The debate about what Anne Boleyn actually looked like has raged for many years and I think will continue to do so as no contemporary portrait of Anne survived. The other issue is that many of the contemporary descriptions of Anne were written during her relationship to the King and so, as Eric Ives says, are ‘already coloured by the controversy surrounding her relationship with the king’ (p.39). Hostile observers skewed their descriptions to serve a political purpose. Antonia Fraser calls it ‘venomous propaganda’ (Fraser, p. 122).
I have collected the following quotes about Anne’s appearance, qualities and demeanour from Eric Ives’ The Life and Death of Anne Boleyn, Alison Weir’s The Six Wives of Henry VIII , Antonia Fraser’s The Six Wives of Henry VIII and Josephine Wilkinson’s The Early Loves of Anne Boleyn.
I am including this first description not because I feel it is in anyway a reflection of what Anne actually looked like but because it’s useful to see how Anne was wilfully misinterpreted by some because of their dislike of her controversial relationship with the king. It also shows how these extreme views of Anne’s appearance became part of popular culture and were actually taken seriously by some writers. The most extreme of these descriptions was made by Nicholas Sander, an Elizabethan recusant activist. According to his account:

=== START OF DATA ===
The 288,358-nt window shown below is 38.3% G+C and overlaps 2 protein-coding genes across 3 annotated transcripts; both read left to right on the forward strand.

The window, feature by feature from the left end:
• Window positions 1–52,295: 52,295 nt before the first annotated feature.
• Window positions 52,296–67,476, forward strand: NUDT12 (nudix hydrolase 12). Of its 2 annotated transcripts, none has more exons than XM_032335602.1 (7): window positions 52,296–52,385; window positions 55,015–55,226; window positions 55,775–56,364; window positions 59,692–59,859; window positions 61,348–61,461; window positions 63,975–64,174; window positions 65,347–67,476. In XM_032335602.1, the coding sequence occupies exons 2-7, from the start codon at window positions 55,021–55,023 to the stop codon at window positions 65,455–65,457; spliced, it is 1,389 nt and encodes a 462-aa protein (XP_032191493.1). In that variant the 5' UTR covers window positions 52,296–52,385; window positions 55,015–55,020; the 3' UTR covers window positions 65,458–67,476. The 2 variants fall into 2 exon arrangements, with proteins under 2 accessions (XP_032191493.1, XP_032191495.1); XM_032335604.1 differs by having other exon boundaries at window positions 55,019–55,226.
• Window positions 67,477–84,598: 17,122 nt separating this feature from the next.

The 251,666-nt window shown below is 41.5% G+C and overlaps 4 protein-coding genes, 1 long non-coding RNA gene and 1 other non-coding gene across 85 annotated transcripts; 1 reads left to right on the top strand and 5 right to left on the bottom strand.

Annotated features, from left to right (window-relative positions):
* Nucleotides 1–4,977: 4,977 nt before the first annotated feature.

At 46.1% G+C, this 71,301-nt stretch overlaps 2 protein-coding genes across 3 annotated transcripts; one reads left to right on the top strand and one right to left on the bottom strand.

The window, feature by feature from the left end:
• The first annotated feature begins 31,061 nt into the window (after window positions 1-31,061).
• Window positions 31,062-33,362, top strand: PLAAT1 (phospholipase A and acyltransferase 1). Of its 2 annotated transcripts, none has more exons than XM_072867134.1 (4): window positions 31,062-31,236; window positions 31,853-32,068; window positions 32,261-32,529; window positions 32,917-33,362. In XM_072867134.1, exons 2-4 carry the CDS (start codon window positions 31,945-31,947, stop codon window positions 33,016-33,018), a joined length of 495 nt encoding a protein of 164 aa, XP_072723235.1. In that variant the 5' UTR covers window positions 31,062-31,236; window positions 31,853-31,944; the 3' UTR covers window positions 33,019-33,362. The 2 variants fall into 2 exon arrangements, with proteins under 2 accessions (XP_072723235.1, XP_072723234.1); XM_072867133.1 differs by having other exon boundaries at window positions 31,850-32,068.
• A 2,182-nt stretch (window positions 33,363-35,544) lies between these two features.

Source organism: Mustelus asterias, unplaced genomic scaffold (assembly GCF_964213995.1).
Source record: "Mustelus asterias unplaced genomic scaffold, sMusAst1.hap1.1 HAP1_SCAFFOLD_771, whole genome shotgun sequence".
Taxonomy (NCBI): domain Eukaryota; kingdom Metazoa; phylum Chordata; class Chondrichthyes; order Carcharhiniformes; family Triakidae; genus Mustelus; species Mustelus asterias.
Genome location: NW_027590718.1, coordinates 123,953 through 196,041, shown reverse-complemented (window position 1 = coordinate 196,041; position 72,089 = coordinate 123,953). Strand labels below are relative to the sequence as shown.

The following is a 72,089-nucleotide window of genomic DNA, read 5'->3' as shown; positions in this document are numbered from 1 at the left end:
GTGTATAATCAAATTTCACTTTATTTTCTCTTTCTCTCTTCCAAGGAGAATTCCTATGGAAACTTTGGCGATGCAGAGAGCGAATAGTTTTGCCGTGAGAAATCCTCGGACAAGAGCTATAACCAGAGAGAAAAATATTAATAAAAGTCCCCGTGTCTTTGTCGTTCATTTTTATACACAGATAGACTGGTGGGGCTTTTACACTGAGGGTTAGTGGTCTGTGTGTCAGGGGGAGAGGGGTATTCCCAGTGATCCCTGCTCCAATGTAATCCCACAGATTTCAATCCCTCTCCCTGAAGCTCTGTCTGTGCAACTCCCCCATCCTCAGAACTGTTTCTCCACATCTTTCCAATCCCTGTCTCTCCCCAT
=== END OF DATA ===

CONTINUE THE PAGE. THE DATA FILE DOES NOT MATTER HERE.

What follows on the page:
Anne Boleyn was rather tall of stature, with black hair and an oval face of sallow complexion, as if troubled with jaundice. She had a projecting tooth under the upper lip, and on her right hand, six fingers. There was a large wen under her chin, and therefore to hide its ugliness, she wore a high dress covering her throat. In this she was followed by the ladies of court, who also wore high dresses, having before been in the habit of leaving their necks and upper portion of their persons uncovered. She was handsome to look at, with a pretty mouth.
(Ives, p. 39)
Now, apart from the fact that he contradicts himself in the description, how could anyone have possibly believed that Anne Boleyn actually looked like the monster described by Sanders. How could she have attracted the suitors she did in her lifetime, including the King of England, if she had a protruding tooth, sixth finger and a large wen?
George Wyatt writing at the end of the 16th century to contradict the monstrous description of Anne written by Nicholas Sander claims that: